18 October 2021
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My thoughts on the US election results

Malcolm Mackerras
2 December 2020

This is my 17th article for Switzer Daily this year – and its purpose is to review the first sixteen. My classification of them is to say that five expressed opinions about Australian politics, one about the politics of the US Supreme Court (“How will Ruth Bader Ginsburg’s death impact the US elections” posted on 22 September) and one about presidential greatness or otherwise (“Nixon and Trump: two failed Presidents” posted on 10 November).

My other nine Switzer Daily articles made predictions of one kind or another, three correctly predicting that Joe Biden would defeat Donald Trump, two correctly predicting that Labor would win the Eden-Monaro by-election and one each correctly predicting who would lead post-election governments in the Northern Territory, the Australian Capital Territory, New Zealand and Queensland.

When people ask me how I make predictions, I reply that in part they are made from opinion polls, in part from betting odds and in part from my knowledge of electoral history. In the two Australian territory elections (NT and ACT), there were no opinion polls and (to the best of my knowledge) no betting odds, so in those cases I could only make predictions based on my knowledge of electoral history. For New Zealand and Queensland, the polls were deadly accurate, which meant mine were accurate also.

My American articles give me the greatest pleasure as I now explain. Let me start with the aggregate popular vote which I predicted would be 85 million votes for Biden (53.5%) and 74 million for Trump (46.5%). See “Meet President Biden” posted on 30 October. On Tuesday 1 December the very-nearly-final votes were published - and they are 80,104,118 (52%) for Biden and 73,918,712 for Trump (48%), a smidgin over 4% (4.02% to be precise).

I am a pedant in these matters and, for that reason, I like the American word “plurality” where the English would say “majority”. Anyway, Biden’s plurality is 6,185,406 compared with 4,982,296 for Barack Obama in 2016 and 2,868,686 for Hillary Clinton in 2016. As I have remarked many times she was very, very unlucky to lose in the electoral college. By the way, the last time a Republican presidential candidate enjoyed a plurality was in 2004 when George Walker Bush enjoyed a plurality of only 3,012,171, half Biden’s current lead.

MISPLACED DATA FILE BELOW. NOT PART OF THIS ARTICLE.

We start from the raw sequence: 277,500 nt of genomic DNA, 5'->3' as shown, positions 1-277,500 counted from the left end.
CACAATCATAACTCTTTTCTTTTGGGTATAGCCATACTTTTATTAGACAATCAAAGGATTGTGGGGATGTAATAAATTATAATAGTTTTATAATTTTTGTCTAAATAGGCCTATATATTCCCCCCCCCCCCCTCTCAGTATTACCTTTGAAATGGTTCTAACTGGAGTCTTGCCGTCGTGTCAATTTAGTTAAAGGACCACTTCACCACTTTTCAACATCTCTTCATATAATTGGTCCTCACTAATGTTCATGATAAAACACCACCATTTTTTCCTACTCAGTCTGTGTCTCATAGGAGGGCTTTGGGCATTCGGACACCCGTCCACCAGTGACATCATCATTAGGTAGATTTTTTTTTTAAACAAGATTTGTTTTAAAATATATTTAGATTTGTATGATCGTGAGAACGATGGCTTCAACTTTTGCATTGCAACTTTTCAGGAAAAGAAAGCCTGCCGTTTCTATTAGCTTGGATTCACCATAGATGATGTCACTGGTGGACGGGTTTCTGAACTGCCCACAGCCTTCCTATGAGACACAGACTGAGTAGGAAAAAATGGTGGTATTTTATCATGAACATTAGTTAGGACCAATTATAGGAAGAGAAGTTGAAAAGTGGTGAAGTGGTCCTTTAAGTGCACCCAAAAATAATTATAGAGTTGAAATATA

The final opinion polls gave Biden a 9% lead translating to 350 electoral college votes compared with 188 for Trump. The final result will be 306 for Biden and 232 for Trump when the electoral college meets on Monday 14 December. Is that a big failure for the polls? Yes, and no. It actually means the polls predicted two states wrongly, Florida and North Carolina – and the Biden lead in popular votes is slightly less than half the prediction of the polls, four against nine.

In my article “Meet President Biden” I predicted 328 for Biden and 210 for Trump. The explanation is that I predicted North Carolina wrongly and Maine wrongly, in small part. However, I correctly predicted that Georgia would vote for Biden and Florida for Trump. To be blunt, the margins by which states vote do not matter. Biden won small pluralities in Arizona, Georgia and Wisconsin and collected all 11 electoral votes for Arizona, all 16 for Georgia and all 10 for Wisconsin.

In my article “Biden will defeat Trump” posted on 21 April I predicted that Biden would enjoy a landslide win in the electoral college. Was I right? I would say so, with this reasoning. When Trump proclaimed his 306 to 232 vote victory in 2016 to have been a “landslide” I was willing to accept that claim. I can see no reason why he would not now accept my claim that the 306 to 232 victory for Biden in 2020 was also a landslide in the electoral college.

Finally, this is my last article for 2020. I wish all readers a happy Christmas and a bright and prosperous New Year.

(Malcolm Mackerras is Honorary Fellow of Australian Catholic University. malcolm.mackerras@acu.edu.au)

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